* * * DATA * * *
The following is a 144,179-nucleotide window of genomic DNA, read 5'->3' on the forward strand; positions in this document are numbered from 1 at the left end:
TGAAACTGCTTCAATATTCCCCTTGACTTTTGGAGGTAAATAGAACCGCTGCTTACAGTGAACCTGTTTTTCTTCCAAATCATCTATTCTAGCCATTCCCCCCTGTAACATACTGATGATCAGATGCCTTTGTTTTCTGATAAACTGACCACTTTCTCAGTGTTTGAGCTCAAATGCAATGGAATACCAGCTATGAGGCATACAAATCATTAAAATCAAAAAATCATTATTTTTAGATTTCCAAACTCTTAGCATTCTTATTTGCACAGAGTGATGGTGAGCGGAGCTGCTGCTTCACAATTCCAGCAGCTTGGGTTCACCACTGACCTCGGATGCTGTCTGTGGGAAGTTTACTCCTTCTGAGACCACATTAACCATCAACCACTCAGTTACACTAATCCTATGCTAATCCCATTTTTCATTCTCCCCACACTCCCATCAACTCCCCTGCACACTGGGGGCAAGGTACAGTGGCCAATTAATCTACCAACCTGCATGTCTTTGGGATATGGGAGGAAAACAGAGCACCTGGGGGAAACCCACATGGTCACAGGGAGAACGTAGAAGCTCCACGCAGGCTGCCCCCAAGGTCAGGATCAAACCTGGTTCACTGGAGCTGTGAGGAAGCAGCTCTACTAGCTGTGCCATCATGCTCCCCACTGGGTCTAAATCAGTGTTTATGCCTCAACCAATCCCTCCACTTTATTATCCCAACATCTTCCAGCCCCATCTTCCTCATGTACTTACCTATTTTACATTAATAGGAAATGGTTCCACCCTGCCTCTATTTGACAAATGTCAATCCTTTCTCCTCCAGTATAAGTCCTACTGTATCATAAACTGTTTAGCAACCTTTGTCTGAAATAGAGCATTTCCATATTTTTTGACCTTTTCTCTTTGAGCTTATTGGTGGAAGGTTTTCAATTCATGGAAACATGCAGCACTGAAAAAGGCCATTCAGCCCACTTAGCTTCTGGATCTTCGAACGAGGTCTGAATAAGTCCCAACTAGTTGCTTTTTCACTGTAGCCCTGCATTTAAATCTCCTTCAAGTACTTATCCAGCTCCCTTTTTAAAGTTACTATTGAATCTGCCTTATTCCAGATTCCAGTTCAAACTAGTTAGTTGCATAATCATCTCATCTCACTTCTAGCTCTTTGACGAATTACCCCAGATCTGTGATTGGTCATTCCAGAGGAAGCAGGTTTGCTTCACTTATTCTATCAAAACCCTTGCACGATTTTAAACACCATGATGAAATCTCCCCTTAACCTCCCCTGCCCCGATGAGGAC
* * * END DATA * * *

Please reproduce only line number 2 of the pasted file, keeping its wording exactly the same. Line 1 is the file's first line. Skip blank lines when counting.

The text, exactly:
TGAAACTGCTTCAATATTCCCCTTGACTTTTGGAGGTAAATAGAACCGCTGCTTACAGTGAACCTGTTTTTCTTCCAAATCATCTATTCTAGCCATTCCCCCCTGTAACATACTGATGATCAGATGCCTTTGTTTTCTGATAAACTGACCACTTTCTCAGTGTTTGAGCTCAAATGCAATGGAATACCAGCTATGAGGCATACAAATCATTAAAATCAAAAAATCATTATTTTTAGATTTCCAAACTCTTAGCATTCTTATTTGCACAGAGTGATGGTGAGCGGAGCTGCTGCTTCACAATTCCAGCAGCTTGGGTTCACCACTGACCTCGGATGCTGTCTGTGGGAAGTTTACTCCTTCTGAGACCACATTAACCATCAACCACTCAGTTACACTAATCCTATGCTAATCCCATTTTTCATTCTCCCCACACTCCCATCAACTCCCCTGCACACTGGGGGCAAGGTACAGTGGCCAATTAATCTACCAACCTGCATGTCTTTGGGATATGGGAGGAAAACAGAGCACCTGGGGGAAACCCACATGGTCACAGGGAGAACGTAGAAGCTCCACGCAGGCTGCCCCCAAGGTCAGGATCAAACCTGGTTCACTGGAGCTGTGAGGAAGCAGCTCTACTAGCTGTGCCATCATGCTCCCCACTGGGTCTAAATCAGTGTTTATGCCTCAACCAATCCCTCCACTTTATTATCCCAACATCTTCCAGCCCCATCTTCCTCATGTACTTACCTATTTTACATTAATAGGAAATGGTTCCACCCTGCCTCTATTTGACAAATGTCAATCCTTTCTCCTCCAGTATAAGTCCTACTGTATCATAAACTGTTTAGCAACCTTTGTCTGAAATAGAGCATTTCCATATTTTTTGACCTTTTCTCTTTGAGCTTATTGGTGGAAGGTTTTCAATTCATGGAAACATGCAGCACTGAAAAAGGCCATTCAGCCCACTTAGCTTCTGGATCTTCGAACGAGGTCTGAATAAGTCCCAACTAGTTGCTTTTTCACTGTAGCCCTGCATTTAAATCTCCTTCAAGTACTTATCCAGCTCCCTTTTTAAAGTTACTATTGAATCTGCCTTATTCCAGATTCCAGTTCAAACTAGTTAGTTGCATAATCATCTCATCTCACTTCTAGCTCTTTGACGAATTACCCCAGATCTGTGATTGGTCATTCCAGAGGAAGCAGGTTTGCTTCACTTATTCTATCAAAACCCTTGCACGATTTTAAACACCATGATGAAATCTCCCCTTAACCTCCCCTGCCCCGATGAGGAC